@jay scott It was “given to the United States” by and for the benefit of Chief William McIntosh (who subsequently paid with his life).Report
Their are pockets of old growth throughout Atlanta including the greenspace area of Dearborn Park in Decatur. Friends of Dearborn Park has been clearing invasives for many years now. It’s amazing these small pockets of old growth that are dispersed throughout the city, but many are in danger of development or being choked by Ivy.Report
ParkRenewalDay the problem of invasive species in our region is largely dismissed by an ignorant public and -at times – even reinforced by short-sighted public policy and environmental advocacy organizations.
There are several species of trees that thrive on disturbed or neglected lands – both private and public. From city and county parks to the Chattahoochee National Recreation Area. In fact, you’ll often find public lands and the policies governing their stewardship are the refuge for invasive species. When it comes to trees like the familiar mimosa and tree-of-heaven, advocates for our urban canopy take a narrow “trees-before-troublemaker” view and will often defend the existence of a tract full of nuisance weeds, before consenting to their removal (or even replacement with native species).
The solution: the Georgia Exotic Pest Plant Council’s categorized lists of invasive species ought to become the hymns of the gospel for public policy in our metro-area parks and greenspaces. Encouraging stewardship by public officials, our citizens, garden clubs, and other non-government organizations need to do more than merely roll-up-our-sleeves and pull weeds, but work more to educate and assist our neighbors in managing their patch of weeds, too.
The only way we’ll ever succeed at controlling invasive plants is to be better-organized than the weeds seem to be at prevailing in our communities.Report
We have a white oak in our backyard ( about 7 miles SW of Five Points) that is about four feet wide at its base….it was probably a sturdy sapling when Billy Sherman paid a visit to these parts. A red oak twice that size (I have a photo of my father and two other men reaching around its circumference ) was taken down in the mid 90s after it died of disease. I am constantly trying to defend the white oak from encroachment of English Ivy creeping in from the backyard next door, which has all but been COMPLETELY taken over by the stuff. Large trees have been smothered by these vines, some dying. (One fell across our adjoining fence last year. ) I just cringe and shake my head when I see this stuff sold in containers at garden centers.Report
Wonderful reminder Kathryn. Thank you for “Speaking for the Forests.” JoanReport
Lovely article, and it is so good to see some attention paid to nature in the city. I offer the following comments in a spirit of supplementing the information she reveals. Old trees and remnants of old growth forests survive in urban areas around the world. As the author notes for the Atlanta region, generally there is more old forest growth in cities than was left in suburbs or nearby agricultural areas.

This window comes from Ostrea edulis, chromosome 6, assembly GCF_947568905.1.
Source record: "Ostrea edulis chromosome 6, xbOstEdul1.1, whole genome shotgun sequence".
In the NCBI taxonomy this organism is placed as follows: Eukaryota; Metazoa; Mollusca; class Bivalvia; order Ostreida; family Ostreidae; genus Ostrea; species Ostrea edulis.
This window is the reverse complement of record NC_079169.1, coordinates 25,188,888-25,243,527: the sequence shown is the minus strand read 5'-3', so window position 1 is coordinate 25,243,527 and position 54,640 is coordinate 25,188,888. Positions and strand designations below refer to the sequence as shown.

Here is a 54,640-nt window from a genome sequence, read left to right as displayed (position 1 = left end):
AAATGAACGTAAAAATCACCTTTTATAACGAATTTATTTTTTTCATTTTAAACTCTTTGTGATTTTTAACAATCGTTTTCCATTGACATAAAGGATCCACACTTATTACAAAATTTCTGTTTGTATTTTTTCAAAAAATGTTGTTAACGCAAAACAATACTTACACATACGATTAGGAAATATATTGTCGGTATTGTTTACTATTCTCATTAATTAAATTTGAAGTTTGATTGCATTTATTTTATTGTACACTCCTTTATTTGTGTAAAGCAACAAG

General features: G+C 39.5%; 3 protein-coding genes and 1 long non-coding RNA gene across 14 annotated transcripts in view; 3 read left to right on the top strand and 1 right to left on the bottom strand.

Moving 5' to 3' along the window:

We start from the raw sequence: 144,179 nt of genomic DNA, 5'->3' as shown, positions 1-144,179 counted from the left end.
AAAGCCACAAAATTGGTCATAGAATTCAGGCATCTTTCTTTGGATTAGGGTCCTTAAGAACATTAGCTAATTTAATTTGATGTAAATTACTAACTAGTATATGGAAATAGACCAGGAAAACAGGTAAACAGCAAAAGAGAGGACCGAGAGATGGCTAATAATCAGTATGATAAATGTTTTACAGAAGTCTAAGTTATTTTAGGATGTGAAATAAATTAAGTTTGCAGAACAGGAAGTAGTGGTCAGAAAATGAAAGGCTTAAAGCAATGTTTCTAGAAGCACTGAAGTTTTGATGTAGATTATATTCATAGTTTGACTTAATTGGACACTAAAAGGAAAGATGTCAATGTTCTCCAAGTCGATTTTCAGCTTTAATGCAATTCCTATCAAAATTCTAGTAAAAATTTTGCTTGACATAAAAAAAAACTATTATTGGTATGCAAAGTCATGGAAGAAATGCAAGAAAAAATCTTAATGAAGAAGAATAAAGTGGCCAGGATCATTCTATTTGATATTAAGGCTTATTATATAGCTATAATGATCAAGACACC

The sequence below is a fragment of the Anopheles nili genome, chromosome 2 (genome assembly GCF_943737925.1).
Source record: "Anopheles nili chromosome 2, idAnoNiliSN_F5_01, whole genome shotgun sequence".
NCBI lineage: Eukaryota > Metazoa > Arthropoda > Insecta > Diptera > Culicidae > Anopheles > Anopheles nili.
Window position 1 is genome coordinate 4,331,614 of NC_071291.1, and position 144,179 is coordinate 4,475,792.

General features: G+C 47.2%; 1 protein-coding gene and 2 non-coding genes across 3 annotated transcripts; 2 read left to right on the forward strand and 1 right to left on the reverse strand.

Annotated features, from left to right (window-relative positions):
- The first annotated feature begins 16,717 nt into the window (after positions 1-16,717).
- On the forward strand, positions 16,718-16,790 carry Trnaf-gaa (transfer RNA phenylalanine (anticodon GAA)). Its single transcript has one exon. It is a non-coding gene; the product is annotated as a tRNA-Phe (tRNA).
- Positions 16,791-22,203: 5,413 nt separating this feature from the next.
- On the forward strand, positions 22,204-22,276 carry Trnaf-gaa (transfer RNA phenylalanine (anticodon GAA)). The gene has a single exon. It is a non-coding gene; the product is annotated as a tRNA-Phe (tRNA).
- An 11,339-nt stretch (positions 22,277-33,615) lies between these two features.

Sometimes, as reported here, this has to do with leaving wild vegetation on rocky, wet, sandy or other inhospitable soils. Another major global factor was the pattern of development. In areas with large land holdings it was a mark of wealth to leave areas untouched, partly out of a desire of estate owners to emulate the “game parks’ of the aristocrats of Europe. In Europe many such forests and savannas once owned by the nobility became famous public parks such as the network of Royal Parks in London and the ancient oak woodlands of Stockholm.
Even New York City has mature wild woods in the north end of Central Park and the Bronx, contrary to its general reputation, has more acreage of nearly uncut ancient forest than all of Connecticut. Druid woods in Baltimore, Cobbs Creek in Philadelphia, Stanley Park in Vancouver, the Fontainebleau forest outside Paris…the list of patches of old growth in urban areas around the world is long. In Asia and parts of Africa, in addition to former royal estates, sacred lands near temples also preserved urban patches of ancient woods.
Atlanta also has certain threats in common with other cities. Of course development and new highways are usually the greatest danger, especially in neighborhoods without active protection advocacy by local residents. An insidious threat is posed by alien invasive species that are shaping the future or urban wild lands. Even a brief walk in Fernbank or other local Atlanta natural areas shows that regeneration by ancient trees is often prevented by kudzu and other species that do not “play nice”.
I was especially glad to see this article talk about flowering plants and the soil. To protect these special areas we need to look at the whole picture of all species, at multiple scales of time and space. Though there will be differences between urban sites and sites in a more wild setting, natural areas often have unique features. Saving them is an important part of a complete protect the planet for nature and for people.
David Burg, President, WildMetroReport
Park Pride has been very helpful in our fight, however, it’s very difficult to get public/neighbor participation on clean up days. Community Bucket has been helpful in the past as wellReport